Renowned short-seller Jim Chanos, who has been bearish on China's economy for several years, has a disturbing insight on China: “It’s worse than you think.”
“Whatever you might think, it's worse," he told CNBC.
He spoke as worries of a deepening China economic slowdown intensified on Friday after a private survey showed the factory sector shrank at its fastest rate in almost 6-1/2-years in August, hammering global stocks and commodity prices.
U.S. stocks dropped sharply for a second day following a sell-off in major indexes around the world on the growing evidence that China's economy is slowing. The Dow Jones industrial average fell 296 points, or 1.7 percent, to 16,694 as of midday Friday Eastern time.
Chanos did not classify the drop as a correction or a bear market. But he noted that the years long bull market in the U.S. shows that "we've gotten a little complacent."
Earlier Friday in China, the preliminary Caixin/Markit China Manufacturing Purchasing Managers' Index (PMI) stood at 47.1 in August, well below a Reuters poll median of 47.7 and down from July's final 47.8.
It was the worst reading since March 2009, in the depths of the global financial crisis, and the sixth straight one below the 50-point level, which separates growth in activity from contraction on a monthly basis.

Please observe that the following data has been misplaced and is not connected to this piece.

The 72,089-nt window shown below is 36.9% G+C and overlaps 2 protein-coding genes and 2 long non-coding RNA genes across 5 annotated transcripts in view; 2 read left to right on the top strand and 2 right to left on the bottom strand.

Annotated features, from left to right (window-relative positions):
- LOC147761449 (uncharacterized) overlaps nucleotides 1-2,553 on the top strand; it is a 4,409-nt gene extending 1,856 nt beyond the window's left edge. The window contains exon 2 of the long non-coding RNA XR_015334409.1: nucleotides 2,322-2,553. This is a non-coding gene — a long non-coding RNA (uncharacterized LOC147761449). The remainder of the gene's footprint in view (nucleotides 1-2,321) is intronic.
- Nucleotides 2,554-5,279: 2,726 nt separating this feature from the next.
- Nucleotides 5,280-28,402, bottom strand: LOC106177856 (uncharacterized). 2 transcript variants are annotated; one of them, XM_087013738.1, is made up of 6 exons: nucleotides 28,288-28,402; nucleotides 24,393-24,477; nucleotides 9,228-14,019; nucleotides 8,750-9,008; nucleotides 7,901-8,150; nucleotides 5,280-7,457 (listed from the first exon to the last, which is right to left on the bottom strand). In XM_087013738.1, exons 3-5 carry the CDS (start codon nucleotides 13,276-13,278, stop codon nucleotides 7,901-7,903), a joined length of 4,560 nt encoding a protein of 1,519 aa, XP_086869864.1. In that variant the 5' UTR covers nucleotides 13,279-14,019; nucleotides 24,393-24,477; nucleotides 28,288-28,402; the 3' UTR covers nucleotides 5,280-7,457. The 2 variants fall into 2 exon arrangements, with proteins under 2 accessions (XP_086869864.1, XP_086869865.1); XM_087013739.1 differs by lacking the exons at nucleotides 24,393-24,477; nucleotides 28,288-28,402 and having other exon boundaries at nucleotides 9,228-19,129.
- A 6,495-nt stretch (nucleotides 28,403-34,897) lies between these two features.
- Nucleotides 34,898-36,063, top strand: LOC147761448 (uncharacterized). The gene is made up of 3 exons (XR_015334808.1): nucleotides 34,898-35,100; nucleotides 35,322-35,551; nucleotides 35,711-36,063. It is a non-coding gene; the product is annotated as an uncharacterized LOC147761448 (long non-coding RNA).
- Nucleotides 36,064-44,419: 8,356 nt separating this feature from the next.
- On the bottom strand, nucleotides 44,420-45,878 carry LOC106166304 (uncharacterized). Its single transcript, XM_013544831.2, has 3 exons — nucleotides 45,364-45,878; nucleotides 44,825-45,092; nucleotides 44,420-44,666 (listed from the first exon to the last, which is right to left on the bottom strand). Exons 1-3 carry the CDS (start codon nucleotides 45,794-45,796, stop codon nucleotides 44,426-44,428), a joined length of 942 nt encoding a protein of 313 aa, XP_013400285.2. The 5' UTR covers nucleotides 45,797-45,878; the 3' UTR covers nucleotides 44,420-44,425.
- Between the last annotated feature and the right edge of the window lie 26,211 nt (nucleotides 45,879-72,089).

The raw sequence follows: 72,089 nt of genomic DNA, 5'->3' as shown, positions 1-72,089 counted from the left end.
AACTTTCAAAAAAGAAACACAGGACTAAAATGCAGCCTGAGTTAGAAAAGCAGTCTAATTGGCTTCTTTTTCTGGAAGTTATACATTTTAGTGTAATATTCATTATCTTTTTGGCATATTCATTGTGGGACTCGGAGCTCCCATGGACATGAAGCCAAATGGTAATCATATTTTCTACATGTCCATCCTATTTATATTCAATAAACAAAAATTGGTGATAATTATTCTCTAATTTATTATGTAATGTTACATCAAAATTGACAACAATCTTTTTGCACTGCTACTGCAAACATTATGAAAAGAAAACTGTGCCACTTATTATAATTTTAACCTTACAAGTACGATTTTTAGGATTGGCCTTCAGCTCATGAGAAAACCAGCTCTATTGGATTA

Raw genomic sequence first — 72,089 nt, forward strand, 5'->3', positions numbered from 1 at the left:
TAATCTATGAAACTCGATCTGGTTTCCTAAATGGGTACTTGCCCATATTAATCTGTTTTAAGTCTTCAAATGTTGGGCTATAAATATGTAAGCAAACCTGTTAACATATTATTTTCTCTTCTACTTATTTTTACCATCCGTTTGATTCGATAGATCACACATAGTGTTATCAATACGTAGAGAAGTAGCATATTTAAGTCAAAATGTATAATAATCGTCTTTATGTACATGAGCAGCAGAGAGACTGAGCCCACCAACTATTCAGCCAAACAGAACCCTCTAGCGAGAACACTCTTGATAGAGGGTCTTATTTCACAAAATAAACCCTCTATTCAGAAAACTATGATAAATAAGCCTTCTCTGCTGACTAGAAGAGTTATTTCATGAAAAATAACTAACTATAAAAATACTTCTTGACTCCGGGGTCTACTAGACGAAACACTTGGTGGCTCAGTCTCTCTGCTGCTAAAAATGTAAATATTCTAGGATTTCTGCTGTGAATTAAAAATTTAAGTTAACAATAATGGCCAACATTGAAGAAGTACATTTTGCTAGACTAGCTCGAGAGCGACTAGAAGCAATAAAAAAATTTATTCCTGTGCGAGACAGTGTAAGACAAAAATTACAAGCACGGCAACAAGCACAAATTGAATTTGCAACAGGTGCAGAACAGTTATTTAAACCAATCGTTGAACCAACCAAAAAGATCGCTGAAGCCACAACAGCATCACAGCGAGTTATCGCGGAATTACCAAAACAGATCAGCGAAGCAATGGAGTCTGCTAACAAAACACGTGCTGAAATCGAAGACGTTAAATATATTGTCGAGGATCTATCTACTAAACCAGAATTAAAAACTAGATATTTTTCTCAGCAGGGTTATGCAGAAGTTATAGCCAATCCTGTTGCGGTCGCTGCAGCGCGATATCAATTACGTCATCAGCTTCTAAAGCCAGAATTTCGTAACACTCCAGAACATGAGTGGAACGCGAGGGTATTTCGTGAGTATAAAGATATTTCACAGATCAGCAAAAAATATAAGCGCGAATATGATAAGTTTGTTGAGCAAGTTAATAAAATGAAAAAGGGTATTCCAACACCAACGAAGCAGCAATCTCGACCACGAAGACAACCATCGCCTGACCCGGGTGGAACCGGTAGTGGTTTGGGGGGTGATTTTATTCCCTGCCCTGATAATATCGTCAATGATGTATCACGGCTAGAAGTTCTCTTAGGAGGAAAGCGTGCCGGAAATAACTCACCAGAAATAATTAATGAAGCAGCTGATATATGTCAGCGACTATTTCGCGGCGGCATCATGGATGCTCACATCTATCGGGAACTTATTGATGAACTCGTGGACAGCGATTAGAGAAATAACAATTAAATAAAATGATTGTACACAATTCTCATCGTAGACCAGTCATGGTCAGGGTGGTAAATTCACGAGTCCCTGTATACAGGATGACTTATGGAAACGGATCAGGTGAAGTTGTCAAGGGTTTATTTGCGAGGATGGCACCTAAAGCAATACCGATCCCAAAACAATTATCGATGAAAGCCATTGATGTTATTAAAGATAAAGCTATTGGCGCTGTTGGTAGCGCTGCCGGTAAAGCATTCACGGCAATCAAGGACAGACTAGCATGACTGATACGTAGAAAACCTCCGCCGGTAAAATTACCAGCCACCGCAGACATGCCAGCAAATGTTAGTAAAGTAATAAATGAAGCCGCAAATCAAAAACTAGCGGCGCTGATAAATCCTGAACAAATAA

"Uncertainty about China growth is now the main swing factor in markets," Tim Condon, an economist at ING Group in Singapore, told Reuters. "Today's data reinforced the doubts about global growth."
Chanos said the Chinese government's reaction to a stock spike, "panic responses" from investors and recent currency devaluation has "given investors pause."
"People are beginning to realize the Chinese government is not omnipotent and omniscient," he said. "In fact, like many of us, sometimes they don't have a clue."
(Newsmax Wires contributed to this report).
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